It seems harsh to hold Google solely responsible, when Google has been simply trying to respect trademarks holders’ legitimate rights; especially in light of the fact that Google has been sued by several trademark holders and to some extent its trademark policy is a result of that. In addition, by restricting competition on some trademarked terms, Google may have impacted its own revenues. Kevin McGuinness again:
As Google is the participant in the on-line market place, which is itself restricting the availability for use of other persons’ trademarks, it could be that Google, not the trademark holders, may be found to be at fault. This hardly seems fair given Google’s long standing commitment to ethical good business practice.
Clearly Google does not exercise its trademark policy in isolation. Only when a trademark holder files a trademark complaint in the appropriate jurisdiction does Google exercise its policy. This is why you can see Google Adwords for lots of trademarked terms, but not all.
Evidence of how trademark holders are working with search engines came in a recent interview with New Media Age magazine (subscription required) when Steve Bowler, Marketing Manager of Land Rover, stated:
One of the areas that wasn't looked at properly before was search. Previously it was recognised as being somewhat important yet ancillary to TV, press and outdoor. Now, though, we take search very seriously, working with the search engines on how to deal with issues like trademarking.
As a result, Kevin McGuinness states:
Competition authorities could conclude that Google and trademark holders are each using Google Adwords to prevent competition.
Not only Google but each individual trademark holder could be investigated and potentially fined up to 10% of global revenues. Trademark holders who have restricted their trademarks include Alfa Romeo, Peugeot and Land Rover.
Do the same issues also affect Yahoo! and Microsoft? No. Both of these search companies have much more targeted trademark policies. For example, Yahoo!’s policy is:
As applied to nominative uses of another's trademark, Yahoo! Search Marketing requires advertisers to meet one of the following two conditions: ... Reseller [... or ...] Information Site, Not Competitive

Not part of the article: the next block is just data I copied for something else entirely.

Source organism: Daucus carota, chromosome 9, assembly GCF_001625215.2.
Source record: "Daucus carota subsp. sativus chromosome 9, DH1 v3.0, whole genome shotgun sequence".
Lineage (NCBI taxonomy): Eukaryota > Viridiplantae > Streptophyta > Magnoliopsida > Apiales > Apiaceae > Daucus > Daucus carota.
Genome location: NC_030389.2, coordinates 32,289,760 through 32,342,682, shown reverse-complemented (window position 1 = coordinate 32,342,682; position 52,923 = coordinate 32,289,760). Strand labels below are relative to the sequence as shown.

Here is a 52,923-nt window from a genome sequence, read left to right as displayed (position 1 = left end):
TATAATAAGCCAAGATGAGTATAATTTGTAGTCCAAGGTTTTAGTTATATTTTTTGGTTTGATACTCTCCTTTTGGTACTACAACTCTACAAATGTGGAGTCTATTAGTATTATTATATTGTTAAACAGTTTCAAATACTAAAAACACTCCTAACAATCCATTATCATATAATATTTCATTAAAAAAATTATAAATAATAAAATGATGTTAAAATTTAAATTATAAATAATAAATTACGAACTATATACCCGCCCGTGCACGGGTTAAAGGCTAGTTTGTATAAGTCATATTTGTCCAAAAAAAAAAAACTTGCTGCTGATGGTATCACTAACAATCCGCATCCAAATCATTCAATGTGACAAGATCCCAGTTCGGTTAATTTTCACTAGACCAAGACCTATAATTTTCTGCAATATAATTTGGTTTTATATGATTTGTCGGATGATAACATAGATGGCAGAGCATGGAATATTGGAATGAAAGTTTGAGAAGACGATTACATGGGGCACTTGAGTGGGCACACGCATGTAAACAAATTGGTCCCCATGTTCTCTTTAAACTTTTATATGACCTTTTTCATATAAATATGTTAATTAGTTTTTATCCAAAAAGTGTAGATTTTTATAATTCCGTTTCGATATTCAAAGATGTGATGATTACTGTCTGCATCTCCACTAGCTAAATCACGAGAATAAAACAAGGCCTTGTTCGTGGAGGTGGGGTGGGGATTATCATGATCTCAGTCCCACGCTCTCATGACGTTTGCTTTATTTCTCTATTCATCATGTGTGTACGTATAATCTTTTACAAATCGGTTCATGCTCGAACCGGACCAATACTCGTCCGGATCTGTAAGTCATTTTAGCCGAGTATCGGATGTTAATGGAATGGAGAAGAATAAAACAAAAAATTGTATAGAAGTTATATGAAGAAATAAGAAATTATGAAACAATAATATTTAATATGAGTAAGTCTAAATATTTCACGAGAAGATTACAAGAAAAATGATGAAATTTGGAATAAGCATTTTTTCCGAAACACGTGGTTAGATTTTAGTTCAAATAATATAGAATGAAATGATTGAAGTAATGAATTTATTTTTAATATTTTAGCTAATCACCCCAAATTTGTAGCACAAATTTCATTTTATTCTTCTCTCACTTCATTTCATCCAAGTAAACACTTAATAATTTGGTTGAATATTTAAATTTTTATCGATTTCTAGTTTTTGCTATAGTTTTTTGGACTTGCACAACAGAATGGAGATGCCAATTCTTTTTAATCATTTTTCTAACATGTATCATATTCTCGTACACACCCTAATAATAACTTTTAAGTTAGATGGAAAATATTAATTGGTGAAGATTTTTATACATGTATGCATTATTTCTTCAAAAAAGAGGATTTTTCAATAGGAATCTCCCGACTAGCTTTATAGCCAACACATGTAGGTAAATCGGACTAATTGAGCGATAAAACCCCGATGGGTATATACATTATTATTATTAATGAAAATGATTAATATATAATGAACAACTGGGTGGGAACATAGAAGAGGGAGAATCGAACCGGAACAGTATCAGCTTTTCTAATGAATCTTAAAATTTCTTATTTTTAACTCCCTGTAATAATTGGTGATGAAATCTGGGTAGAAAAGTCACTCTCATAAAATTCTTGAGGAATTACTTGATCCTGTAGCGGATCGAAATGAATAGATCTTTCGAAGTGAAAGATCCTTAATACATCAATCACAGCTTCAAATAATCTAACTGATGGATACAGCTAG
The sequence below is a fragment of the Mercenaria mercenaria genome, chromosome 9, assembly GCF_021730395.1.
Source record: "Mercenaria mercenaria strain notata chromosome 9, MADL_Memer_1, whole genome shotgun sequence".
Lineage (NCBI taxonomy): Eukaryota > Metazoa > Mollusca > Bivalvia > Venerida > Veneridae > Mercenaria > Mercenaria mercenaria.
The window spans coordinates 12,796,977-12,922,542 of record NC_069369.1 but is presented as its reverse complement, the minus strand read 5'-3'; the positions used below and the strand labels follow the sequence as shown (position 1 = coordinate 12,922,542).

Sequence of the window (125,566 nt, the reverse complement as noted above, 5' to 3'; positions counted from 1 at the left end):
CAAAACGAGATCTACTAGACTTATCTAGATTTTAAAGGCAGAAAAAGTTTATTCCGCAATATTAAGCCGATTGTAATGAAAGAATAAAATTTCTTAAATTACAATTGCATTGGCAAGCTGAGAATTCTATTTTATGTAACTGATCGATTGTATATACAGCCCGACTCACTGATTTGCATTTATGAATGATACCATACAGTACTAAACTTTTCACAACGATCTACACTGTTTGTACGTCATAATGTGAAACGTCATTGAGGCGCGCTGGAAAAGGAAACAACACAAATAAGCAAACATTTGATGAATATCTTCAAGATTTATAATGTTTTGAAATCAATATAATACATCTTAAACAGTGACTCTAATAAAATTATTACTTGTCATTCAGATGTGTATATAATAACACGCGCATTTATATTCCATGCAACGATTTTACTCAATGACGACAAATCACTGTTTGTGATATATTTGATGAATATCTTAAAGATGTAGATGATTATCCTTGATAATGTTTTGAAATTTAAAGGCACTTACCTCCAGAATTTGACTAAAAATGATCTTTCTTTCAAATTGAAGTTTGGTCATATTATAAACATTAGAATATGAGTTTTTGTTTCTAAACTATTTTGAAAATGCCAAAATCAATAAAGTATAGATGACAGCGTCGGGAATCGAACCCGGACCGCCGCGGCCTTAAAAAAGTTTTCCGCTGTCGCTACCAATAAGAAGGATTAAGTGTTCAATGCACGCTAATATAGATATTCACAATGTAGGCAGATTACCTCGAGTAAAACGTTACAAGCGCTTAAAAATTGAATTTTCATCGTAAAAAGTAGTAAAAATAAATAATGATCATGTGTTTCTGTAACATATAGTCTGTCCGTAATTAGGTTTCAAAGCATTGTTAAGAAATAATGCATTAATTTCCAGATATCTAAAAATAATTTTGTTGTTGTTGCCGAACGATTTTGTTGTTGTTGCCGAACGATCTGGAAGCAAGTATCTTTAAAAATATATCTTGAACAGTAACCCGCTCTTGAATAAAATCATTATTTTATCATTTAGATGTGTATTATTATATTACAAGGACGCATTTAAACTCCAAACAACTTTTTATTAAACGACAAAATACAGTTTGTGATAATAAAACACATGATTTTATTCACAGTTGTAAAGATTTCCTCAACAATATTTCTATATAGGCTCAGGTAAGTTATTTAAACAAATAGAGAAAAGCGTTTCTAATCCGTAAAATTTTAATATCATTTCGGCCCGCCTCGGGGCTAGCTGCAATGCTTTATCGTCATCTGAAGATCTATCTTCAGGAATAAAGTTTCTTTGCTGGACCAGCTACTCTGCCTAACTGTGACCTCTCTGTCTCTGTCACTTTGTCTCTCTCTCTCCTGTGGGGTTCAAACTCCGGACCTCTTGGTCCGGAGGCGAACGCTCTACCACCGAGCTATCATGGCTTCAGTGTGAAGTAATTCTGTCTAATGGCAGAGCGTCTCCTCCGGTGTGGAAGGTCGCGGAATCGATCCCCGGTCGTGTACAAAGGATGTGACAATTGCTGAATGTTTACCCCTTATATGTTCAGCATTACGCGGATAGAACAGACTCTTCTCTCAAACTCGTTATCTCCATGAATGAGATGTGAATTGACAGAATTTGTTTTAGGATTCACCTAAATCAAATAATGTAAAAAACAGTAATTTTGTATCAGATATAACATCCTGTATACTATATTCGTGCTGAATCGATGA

And Microsoft’s policy, though targeted, is elegantly simple:
Affiliates and resellers may bid on trademarked terms relevant to the goods, services, or sites that they promote.
Why does Google not have such a simple policy? Perhaps because, though simply stated, the Yahoo! and Microsoft policies require more editorial intervention than the Google policy, or perhaps because Google’s current policy arises from being sued by trademark holders, rather than being pursued by competition authorities. Google’s official response is posted on their Inside Adwords Blog:
We will not allow the use of a trademark term according to the parameters of the trademark complaint filed by the trademark owner. Therefore, unless the trademark owner specifically grants you permission to use their trademarked term by contacting our Trademark team, we are not able to approve the use of the trademark in your AdWords ads.
There is no explanation there, nor has one ever been offered on the many occasions Google has been given to comment on this issue, but one can only assume that Google believes it is on solid legal ground in operating this policy. The question is: are they correct?
Though a vast improvement on Google’s trademark policy, Yahoo!’s and Microsoft’s policies both restrict comparative advertising (advertising which “explicitly or by implication, identifies a competitor or goods or services offered by a competitor”). A recent European court case showed that such restrictions may be unlawful . However that is a different, and far less contentious, issue than the anti-competition issues raised by the Google Adwords Trademark Policy alone.
So, the question remains. Has Google and/or its advertisers been in contravention of UK or EU competition laws in exercising its trademark policy to date? Microsoft's European court experience should provide ample evidence that American software giants need to be very careful within the European Union. Once the EU competition authorities decide to bite, they rarely let go of their prey quickly. Given the enmity between the two, will Microsoft be at the head of the line to point out the ongoing competition issues in Google’s trademark policies?
Google has, since its inception, been a beacon of best business practice, but it may be on the wrong side of this legal issue by trying to do the right thing by trademark holders who continue to abuse its policies in order to restrict fair competition. With fines of up to 10% of global turnover possible, it’s a high stakes issue.